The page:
Jason Hendrix

First post: Aug 29, 2019 Latest post: Jun 21, 2022

Welcome to our CaringBridge website. We are using it to keep family and friends updated in one place. Here is my story.

It was November 2019 and I was fresh off my second hip replacement surgery. I've played sports most of my life so I deal with the bone creaking of osteoarthritis on the daily. My hip had healed to the point where I was only using a cane and my formal physical therapy was more than half complete. I had been taking some pretty heavy opioids and I was transitioning to over-the-counter pain meds. It was time to come off leave and go back to work; however, I just was not feeling it! Anyone who knows me, knows that I can be a workaholic, so me not wanting to go back into the office was very uncharacteristic. There was this 'hard to describe' abdominal discomfort and I had no appetite. As a result of the hip surgery and pain in my stomach, I lost about 50 lbs. So, I decided take some vacation time to find out what was going on. I talked to my Orthopedic surgeon and he was sure the discomfort was an after effect of the oxycodone which I stopped taking. After a week of being off the opioids, the pain was getting worse, so I went to see my primary care physician who first told me to try Prilosec since he thought is was excessive acid reflux. After a week, that had little effect and the pain was even worse so he prescribed Baclofen as he thought it might be intestinal cramping. That did not work either, the pain was getting worse, so he referred me to a gastroenterologist. It was difficult to find someone on short notice, but my wife located one nearby who saw me the next day. I was in a lot of pain when I saw him and he thought I might be having an aortic aneurism which took me straight to the emergency room. After several tests and being bounced around to different doctors, I was admitted to the hospital. The scans showed there was an indeterminate mass on my abdomen and the doctors told me it had all of the characteristics of a malignant tumor, but we would not know for sure until a biopsy is completed. The growth was also blocking the duct from my pancreas to my small intestine which was causing all the pain and the onset of jaundice. I was released from the hospital and came back the next week to have a biopsy as well as a stent placed in the pancreatic duct to release the bile flow. Three days later was the onset of very painful pancreatitis where I was hospitalized for nearly a week in excruciating pain. I eventually was sent home with some strong pain killing drugs awaiting the biopsy results.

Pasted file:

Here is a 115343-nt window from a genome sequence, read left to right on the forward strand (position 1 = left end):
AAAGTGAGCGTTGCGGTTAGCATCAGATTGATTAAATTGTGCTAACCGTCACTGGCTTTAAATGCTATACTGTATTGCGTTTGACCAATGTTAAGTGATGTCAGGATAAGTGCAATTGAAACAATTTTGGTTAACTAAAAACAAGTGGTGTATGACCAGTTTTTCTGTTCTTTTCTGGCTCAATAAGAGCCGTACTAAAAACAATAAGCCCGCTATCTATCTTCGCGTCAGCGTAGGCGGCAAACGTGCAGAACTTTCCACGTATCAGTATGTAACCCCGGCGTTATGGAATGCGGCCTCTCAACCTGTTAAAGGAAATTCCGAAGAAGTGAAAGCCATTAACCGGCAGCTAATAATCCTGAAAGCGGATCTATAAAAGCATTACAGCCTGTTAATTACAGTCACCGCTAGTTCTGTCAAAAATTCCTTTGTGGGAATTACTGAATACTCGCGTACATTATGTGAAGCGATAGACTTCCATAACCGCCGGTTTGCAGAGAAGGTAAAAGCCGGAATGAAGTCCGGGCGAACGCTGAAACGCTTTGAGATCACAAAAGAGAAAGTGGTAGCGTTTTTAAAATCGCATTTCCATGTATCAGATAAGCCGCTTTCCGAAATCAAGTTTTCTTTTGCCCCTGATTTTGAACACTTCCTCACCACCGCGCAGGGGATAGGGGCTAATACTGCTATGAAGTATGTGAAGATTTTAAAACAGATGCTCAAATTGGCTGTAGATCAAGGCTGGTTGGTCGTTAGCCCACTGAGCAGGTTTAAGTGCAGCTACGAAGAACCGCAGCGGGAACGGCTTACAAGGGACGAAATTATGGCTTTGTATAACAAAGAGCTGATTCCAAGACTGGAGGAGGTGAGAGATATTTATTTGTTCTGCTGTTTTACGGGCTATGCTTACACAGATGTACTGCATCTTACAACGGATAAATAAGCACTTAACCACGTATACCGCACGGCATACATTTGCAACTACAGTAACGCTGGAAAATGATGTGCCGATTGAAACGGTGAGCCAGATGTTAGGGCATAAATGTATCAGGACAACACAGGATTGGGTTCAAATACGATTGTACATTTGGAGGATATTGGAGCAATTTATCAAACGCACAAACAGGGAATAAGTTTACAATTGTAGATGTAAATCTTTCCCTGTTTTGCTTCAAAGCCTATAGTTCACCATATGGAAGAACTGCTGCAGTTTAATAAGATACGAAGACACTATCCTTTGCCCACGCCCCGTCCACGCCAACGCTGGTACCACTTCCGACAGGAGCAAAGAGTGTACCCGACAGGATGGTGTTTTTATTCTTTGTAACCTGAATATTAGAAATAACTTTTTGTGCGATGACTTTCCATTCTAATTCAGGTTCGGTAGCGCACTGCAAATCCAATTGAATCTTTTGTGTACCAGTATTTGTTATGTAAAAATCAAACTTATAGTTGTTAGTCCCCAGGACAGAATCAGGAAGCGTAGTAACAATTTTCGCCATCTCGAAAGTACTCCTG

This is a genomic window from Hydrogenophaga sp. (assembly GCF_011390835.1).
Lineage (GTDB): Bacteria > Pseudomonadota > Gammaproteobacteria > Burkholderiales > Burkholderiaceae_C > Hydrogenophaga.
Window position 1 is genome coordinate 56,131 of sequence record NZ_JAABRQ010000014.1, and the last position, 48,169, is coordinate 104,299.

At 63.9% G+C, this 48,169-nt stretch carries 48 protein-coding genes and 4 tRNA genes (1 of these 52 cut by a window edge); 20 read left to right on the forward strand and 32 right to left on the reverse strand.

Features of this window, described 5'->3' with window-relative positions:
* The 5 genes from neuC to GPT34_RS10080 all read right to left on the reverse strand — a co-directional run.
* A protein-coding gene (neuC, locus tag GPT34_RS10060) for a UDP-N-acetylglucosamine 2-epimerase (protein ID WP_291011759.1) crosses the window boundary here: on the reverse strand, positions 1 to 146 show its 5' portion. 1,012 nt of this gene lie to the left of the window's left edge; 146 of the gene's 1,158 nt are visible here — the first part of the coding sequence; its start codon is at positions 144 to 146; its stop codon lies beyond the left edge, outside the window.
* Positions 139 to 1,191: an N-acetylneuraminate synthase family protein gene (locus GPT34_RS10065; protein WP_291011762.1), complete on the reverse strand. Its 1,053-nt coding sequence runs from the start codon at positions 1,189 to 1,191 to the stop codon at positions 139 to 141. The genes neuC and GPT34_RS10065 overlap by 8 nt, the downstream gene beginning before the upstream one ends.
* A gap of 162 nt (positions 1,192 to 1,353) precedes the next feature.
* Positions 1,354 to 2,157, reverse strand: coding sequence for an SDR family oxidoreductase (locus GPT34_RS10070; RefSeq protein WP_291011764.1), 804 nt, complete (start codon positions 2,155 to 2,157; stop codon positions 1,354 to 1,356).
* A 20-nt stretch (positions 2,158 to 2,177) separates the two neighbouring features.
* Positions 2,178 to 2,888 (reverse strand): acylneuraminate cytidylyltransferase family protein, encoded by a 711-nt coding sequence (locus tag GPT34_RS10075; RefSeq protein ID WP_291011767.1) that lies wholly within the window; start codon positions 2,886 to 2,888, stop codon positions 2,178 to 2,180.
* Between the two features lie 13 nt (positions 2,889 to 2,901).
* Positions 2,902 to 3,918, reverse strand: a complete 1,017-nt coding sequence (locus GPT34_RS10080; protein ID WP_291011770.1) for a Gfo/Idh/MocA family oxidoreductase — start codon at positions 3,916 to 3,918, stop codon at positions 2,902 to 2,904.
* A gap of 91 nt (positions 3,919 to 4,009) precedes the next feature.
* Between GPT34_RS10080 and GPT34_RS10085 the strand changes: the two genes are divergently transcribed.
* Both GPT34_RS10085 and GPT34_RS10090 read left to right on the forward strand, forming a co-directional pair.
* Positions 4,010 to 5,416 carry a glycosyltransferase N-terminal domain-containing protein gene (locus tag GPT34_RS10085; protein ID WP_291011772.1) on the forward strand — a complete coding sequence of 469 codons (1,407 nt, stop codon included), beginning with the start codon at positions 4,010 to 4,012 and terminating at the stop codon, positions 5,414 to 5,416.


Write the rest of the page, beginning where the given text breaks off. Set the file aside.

On December 12, 2019, the doctor called with the results. He told me I have Stage 3 Pancreatic Cancer... I could not believe it!

I was immediately scheduled to have an infusion port placed in my chest, whereby my first Chemotherapy infusion treatment was on December 28th. My diagnosis was at Stage 3 which means it had not spread, a good thing, however, it is considered 'locally advanced'. This means the tumor is encompassing two separate arteries that go from my pancreas to my liver and from my pancreas to my lower intestine. My doctors here in the Maryland/Virginia/DC area said there was not much they could do for me, just chemo and radiation. The focus was to prolong my life as much as possible. He even told me that he didn't expect for me to be doing very well about two years from now. Hope was fading and depression was starting to set in. I could not simply wait for this to spread and the end to shortly follow. After all, my buddy John was diagnosed at Stage 4 just before I was diagnosed. He passed away relatively quickly which had been devastating for his family.